This jacana leg situation is actually adorable
Becky Crew is a Sydney-based science communicator with a love for weird and wonderful animals. From strange behaviours and special adaptations to newly discovered species and the researchers who find them, her topics celebrate how alien yet relatable so many of the creatures that live amongst us can be.
THAT MIGHT look like a poor little waterbird with a horrifying number of extra legs, but the good news is it’s a perfectly healthy jacana and those are its babies’ legs, dangling from its chest.
Which doesn’t actually sound much better, but rest assured, this is all fine.
The jacanas are a family of wading birds that are spread across Asia, Africa, South and Central America, and Australia.
There are just eight known species, and they’re easily identifiable for having extremely long, thin toes, which allow them to walk across lily pads and other floating vegetation with ease.
While they all have those expansive feet – it’s where they got the nickname Jesus birds from – and a lovely almond-shaped body, jacanas are surprisingly diverse.
The one pictured above is the African jacana (Actophilornis africanus), known for their rich brown and white plumage, and look at these eggs!
In Australia we have the comb-crested jacana (Irediparra gallinacea), found in the freshwater wetlands of northern and eastern Australia, particularly along the coast. Its range runs from the north-eastern Kimberley in Western Australia to the Cape York Peninsula then down along the east coast to the Hunter region of NSW.
The species, which sports a distinctive red wattle on its forehead, is also found in New Guinea and Southeast Asia.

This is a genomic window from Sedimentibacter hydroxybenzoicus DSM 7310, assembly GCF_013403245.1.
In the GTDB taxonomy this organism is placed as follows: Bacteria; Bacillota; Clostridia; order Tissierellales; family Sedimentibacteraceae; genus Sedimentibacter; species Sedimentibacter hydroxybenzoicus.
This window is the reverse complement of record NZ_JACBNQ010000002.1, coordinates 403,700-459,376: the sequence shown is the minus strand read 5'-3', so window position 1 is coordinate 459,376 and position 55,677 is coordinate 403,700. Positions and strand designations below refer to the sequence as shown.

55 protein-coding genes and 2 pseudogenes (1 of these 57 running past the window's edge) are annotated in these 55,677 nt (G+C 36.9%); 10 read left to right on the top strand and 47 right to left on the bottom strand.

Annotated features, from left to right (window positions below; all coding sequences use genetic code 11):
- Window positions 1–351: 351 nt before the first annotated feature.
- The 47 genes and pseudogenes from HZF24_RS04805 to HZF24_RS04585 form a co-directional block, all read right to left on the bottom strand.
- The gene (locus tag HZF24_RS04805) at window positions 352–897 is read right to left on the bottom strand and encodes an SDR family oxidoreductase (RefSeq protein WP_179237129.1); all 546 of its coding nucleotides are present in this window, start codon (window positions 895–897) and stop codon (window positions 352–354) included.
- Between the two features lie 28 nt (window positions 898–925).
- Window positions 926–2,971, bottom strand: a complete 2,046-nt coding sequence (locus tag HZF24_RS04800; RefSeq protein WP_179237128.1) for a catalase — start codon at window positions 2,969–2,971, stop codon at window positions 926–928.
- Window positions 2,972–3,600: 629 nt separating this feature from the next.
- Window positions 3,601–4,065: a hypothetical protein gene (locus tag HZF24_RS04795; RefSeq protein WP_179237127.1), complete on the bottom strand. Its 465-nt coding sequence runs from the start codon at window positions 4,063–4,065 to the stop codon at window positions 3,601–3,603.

Another great jacana is the pheasant-tailed jacana (Hydrophasianus chirurgus), which occurs throughout tropical India, Southeast Asia, and Indonesia.
Look at how elegant it is:
But back to the issue at hand: what’s with all those feet?
Jacanas are unusual birds in that the females are typically larger than the males and the males are responsible for brooding the eggs. They do it by nestling the eggs between their wings, hugging them close to their body for warmth.
Once the eggs are hatched, the chicks are born into a dangerous world – skipping across lily pads all day means they’re exposed to whatever is lurking beneath, which, if you’re an African jacana, means crocodiles. Upon sensing danger, the parent bird – usually the male – will signal to its chicks to assume position under its wings, and whisk them away, legs dangling in rather ridiculous fashion:
In early 2019, a woman in Maryborough, Queensland spotted a comb-crested jacana carrying its chicks to safety and got some great pictures.
We’ll leave you with some footage of a comb-crested jacana carrying some very tiny chicks sway at the Fogg Dam Conservation Reserve in the Northern Territory: